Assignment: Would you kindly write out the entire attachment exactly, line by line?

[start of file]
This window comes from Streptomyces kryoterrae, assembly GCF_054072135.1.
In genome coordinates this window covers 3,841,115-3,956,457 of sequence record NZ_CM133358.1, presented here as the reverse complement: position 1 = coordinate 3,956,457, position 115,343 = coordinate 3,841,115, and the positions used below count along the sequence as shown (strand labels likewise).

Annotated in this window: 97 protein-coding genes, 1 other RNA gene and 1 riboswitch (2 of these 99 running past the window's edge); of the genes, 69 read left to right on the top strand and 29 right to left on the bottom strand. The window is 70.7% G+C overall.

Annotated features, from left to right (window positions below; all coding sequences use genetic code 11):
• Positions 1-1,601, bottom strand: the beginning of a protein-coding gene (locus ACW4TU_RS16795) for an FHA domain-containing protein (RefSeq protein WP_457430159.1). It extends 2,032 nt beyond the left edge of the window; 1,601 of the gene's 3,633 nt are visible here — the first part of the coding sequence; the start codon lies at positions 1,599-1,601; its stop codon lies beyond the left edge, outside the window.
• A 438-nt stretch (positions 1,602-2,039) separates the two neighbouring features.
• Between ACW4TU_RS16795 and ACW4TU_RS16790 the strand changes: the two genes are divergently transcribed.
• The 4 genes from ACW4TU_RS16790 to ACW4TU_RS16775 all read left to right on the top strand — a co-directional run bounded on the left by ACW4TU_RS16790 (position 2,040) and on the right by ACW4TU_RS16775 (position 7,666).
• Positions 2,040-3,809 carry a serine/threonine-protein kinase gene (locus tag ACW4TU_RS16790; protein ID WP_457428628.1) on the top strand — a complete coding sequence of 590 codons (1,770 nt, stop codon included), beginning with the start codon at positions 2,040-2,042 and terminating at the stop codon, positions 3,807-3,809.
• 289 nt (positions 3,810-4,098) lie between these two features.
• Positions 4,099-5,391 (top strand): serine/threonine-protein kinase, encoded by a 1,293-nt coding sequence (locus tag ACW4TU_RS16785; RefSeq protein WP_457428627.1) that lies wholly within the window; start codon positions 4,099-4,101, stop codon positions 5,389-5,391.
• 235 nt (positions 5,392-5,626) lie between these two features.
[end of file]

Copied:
This window comes from Streptomyces kryoterrae, assembly GCF_054072135.1.
In genome coordinates this window covers 3,841,115-3,956,457 of sequence record NZ_CM133358.1, presented here as the reverse complement: position 1 = coordinate 3,956,457, position 115,343 = coordinate 3,841,115, and the positions used below count along the sequence as shown (strand labels likewise).

Annotated in this window: 97 protein-coding genes, 1 other RNA gene and 1 riboswitch (2 of these 99 running past the window's edge); of the genes, 69 read left to right on the top strand and 29 right to left on the bottom strand. The window is 70.7% G+C overall.

Annotated features, from left to right (window positions below; all coding sequences use genetic code 11):
• Positions 1-1,601, bottom strand: the beginning of a protein-coding gene (locus ACW4TU_RS16795) for an FHA domain-containing protein (RefSeq protein WP_457430159.1). It extends 2,032 nt beyond the left edge of the window; 1,601 of the gene's 3,633 nt are visible here — the first part of the coding sequence; the start codon lies at positions 1,599-1,601; its stop codon lies beyond the left edge, outside the window.
• A 438-nt stretch (positions 1,602-2,039) separates the two neighbouring features.
• Between ACW4TU_RS16795 and ACW4TU_RS16790 the strand changes: the two genes are divergently transcribed.
• The 4 genes from ACW4TU_RS16790 to ACW4TU_RS16775 all read left to right on the top strand — a co-directional run bounded on the left by ACW4TU_RS16790 (position 2,040) and on the right by ACW4TU_RS16775 (position 7,666).
• Positions 2,040-3,809 carry a serine/threonine-protein kinase gene (locus tag ACW4TU_RS16790; protein ID WP_457428628.1) on the top strand — a complete coding sequence of 590 codons (1,770 nt, stop codon included), beginning with the start codon at positions 2,040-2,042 and terminating at the stop codon, positions 3,807-3,809.
• 289 nt (positions 3,810-4,098) lie between these two features.
• Positions 4,099-5,391 (top strand): serine/threonine-protein kinase, encoded by a 1,293-nt coding sequence (locus tag ACW4TU_RS16785; RefSeq protein WP_457428627.1) that lies wholly within the window; start codon positions 4,099-4,101, stop codon positions 5,389-5,391.
• 235 nt (positions 5,392-5,626) lie between these two features.